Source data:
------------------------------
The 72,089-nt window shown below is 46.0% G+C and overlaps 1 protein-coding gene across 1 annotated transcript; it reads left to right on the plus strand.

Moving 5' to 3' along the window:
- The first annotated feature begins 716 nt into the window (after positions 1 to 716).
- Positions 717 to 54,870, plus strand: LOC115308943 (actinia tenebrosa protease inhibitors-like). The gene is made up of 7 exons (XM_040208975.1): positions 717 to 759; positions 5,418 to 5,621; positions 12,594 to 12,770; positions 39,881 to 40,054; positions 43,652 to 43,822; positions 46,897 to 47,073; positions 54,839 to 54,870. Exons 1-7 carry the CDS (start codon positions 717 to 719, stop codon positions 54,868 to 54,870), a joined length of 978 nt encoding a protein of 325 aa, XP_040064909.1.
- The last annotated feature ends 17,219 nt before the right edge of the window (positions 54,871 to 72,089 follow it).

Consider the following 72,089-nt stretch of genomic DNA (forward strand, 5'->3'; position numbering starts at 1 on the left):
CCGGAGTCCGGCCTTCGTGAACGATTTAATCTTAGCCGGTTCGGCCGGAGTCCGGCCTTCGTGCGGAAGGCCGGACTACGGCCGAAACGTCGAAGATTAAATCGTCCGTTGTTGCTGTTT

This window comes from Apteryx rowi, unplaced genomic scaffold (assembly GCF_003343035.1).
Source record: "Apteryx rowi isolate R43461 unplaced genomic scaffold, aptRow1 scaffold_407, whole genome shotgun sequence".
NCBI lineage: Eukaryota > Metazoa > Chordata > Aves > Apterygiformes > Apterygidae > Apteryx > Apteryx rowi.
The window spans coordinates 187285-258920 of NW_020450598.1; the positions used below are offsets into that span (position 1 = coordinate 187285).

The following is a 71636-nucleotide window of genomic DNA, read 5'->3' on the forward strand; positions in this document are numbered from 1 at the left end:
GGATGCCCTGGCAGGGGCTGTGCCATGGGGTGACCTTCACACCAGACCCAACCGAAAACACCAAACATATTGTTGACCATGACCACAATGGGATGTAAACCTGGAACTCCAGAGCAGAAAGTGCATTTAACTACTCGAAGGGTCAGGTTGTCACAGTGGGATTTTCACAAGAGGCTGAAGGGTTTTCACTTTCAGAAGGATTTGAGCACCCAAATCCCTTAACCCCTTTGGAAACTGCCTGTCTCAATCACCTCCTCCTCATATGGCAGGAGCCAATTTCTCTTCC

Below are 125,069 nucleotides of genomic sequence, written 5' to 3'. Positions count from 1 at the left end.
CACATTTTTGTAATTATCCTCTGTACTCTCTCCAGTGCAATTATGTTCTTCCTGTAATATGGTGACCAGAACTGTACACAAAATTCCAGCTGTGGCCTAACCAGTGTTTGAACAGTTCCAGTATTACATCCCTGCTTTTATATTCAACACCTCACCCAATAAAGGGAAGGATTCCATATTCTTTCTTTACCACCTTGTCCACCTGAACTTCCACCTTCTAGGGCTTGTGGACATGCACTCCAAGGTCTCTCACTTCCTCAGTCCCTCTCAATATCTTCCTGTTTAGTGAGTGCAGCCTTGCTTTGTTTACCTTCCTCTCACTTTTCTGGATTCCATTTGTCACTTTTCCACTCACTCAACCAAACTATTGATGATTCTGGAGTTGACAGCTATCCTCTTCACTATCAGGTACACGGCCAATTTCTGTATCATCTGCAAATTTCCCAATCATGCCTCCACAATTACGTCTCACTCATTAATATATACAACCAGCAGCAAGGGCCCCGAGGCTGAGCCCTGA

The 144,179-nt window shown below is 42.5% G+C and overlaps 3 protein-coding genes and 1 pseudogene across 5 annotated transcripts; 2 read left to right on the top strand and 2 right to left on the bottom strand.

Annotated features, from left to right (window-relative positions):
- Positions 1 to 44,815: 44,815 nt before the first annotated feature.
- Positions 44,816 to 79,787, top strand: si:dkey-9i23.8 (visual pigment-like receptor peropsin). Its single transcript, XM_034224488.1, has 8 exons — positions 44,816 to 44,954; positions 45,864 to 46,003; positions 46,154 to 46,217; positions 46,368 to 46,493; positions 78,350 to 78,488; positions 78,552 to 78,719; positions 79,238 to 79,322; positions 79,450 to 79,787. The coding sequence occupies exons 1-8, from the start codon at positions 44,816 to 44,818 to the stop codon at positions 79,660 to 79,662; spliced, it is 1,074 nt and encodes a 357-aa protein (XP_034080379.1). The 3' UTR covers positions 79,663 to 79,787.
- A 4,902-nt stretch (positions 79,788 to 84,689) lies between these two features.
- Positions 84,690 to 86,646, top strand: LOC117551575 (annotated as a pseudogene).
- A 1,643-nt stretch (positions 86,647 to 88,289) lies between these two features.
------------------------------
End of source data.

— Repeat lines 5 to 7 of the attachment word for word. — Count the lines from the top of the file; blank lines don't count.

- The last annotated feature ends 17,219 nt before the right edge of the window (positions 54,871 to 72,089 follow it).

Consider the following 72,089-nt stretch of genomic DNA (forward strand, 5'->3'; position numbering starts at 1 on the left):
CCGGAGTCCGGCCTTCGTGAACGATTTAATCTTAGCCGGTTCGGCCGGAGTCCGGCCTTCGTGCGGAAGGCCGGACTACGGCCGAAACGTCGAAGATTAAATCGTCCGTTGTTGCTGTTT